Management and Marketing - Research Publications

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    A brighter vision of the potential of open science for benefiting practice: A ManyOrgs Proposal
    Castille, CM ; O'Boyle, E ; Köhler, T (Cambridge University Press, 2022-08-30)
    Guzzo et al. (2022), in their focal article express concerns that rewarding open science practices, particularly in scholarly publishing, may harm the practical relevance of our research. They go on to urge greater reliance on conceptual replication over direct or exact replication to verify claims in our field. Although we concur with the majority of their recommendations, their prescriptions nevertheless do not fully address the deeper issue of publication and outcome reporting bias traceable to insufficient resources. Other sciences have effectively addressed this resource problem via crowdsourcing, large-scale collaborations, and multi-site replication (both conceptual and direct). Such initiatives are a pragmatic, if challenging to implement, solution to problems that face many areas of science such as ours (e.g., ensuring sufficient statistical power, assessing the generalizability and replicability of effects, spurring the uptake of open science practices, promoting diversity and inclusivity). Here, we propose that IO psychologists create such an initiative that primarily services practice. We tentatively call this initiative ‘ManyOrgs’. We also clarify how this open science initiative complements Guzzo et al.
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    A brighter vision of the potential of open science for benefiting practice: A ManyOrgs Proposal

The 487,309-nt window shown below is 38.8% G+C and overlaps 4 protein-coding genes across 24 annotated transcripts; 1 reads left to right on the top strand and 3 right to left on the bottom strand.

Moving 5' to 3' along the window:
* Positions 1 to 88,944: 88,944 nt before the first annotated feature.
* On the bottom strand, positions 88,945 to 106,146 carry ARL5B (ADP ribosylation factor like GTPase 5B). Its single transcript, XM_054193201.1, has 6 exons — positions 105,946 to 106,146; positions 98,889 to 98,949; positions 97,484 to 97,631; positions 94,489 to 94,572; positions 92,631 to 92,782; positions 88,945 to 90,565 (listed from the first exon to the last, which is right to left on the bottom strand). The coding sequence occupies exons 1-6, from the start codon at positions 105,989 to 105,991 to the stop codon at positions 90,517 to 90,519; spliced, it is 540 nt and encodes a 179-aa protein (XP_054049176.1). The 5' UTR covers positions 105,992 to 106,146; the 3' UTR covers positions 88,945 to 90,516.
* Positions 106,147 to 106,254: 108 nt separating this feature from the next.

Castille, C ; Koehler, T ; O'Boyle, E (Cambridge University Press, 2022)
    Guzzo et al. (2022), in their focal article express concerns that rewarding open science practices, particularly in scholarly publishing, may harm the practical relevance of our research. They go on to urge greater reliance on conceptual replication over direct or exact replication to verify claims in our field. Although we concur with the majority of their recommendations, their prescriptions nevertheless do not fully address the deeper issue of publication and outcome reporting bias traceable to insufficient resources. Other sciences have effectively addressed this resource problem via crowdsourcing, large scale collaborations, and multi-site replication (both conceptual and direct). Such initiatives are a pragmatic, if challenging to implement, solution to problems that face many areas of science such as ours (e.g., ensuring sufficient statistical power, assessing the generalizability and replicability of effects, spurring the uptake of open science practices, promoting diversity and inclusivity). Here, we propose that IO psychologists create such an initiative that primarily services practice. We tentatively call this initiative ‘ManyOrgs’. We also clarify how this open science initiative complements Guzzo et al.
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    Qualitative methods for studying age and work
    Wilhelmy, A ; Hertel, G ; Köhler, T ; Zacher, H ; Rudolph, CW (SIOP Organizational Frontier Series, 2021)
    In this chapter, we describe and discuss innovative ways for employing qualitative methods in the field of age and work. Our aim is to inspire researchers to explore how qualitative methods may allow them to address research questions that they have so far been unable to examine using quantitative methods alone. We provide an introduction to qualitative research methods by outlining core characteristics of these methods, opportunities they afford, challenges researchers need to manage, and giving recommendations for their application. We also introduce a taxonomy that connects key dimensions of aging research with core aims of qualitative research, develop research questions that emerge from this taxonomy, and illustrate how qualitative methods can advance the research domain of age and work.
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    Situation strength as a basis for interactions in psychological models
    Cortina, J ; Köhler, T ; Keeler, K ; Pugh, D (American Psychological Association, 2021)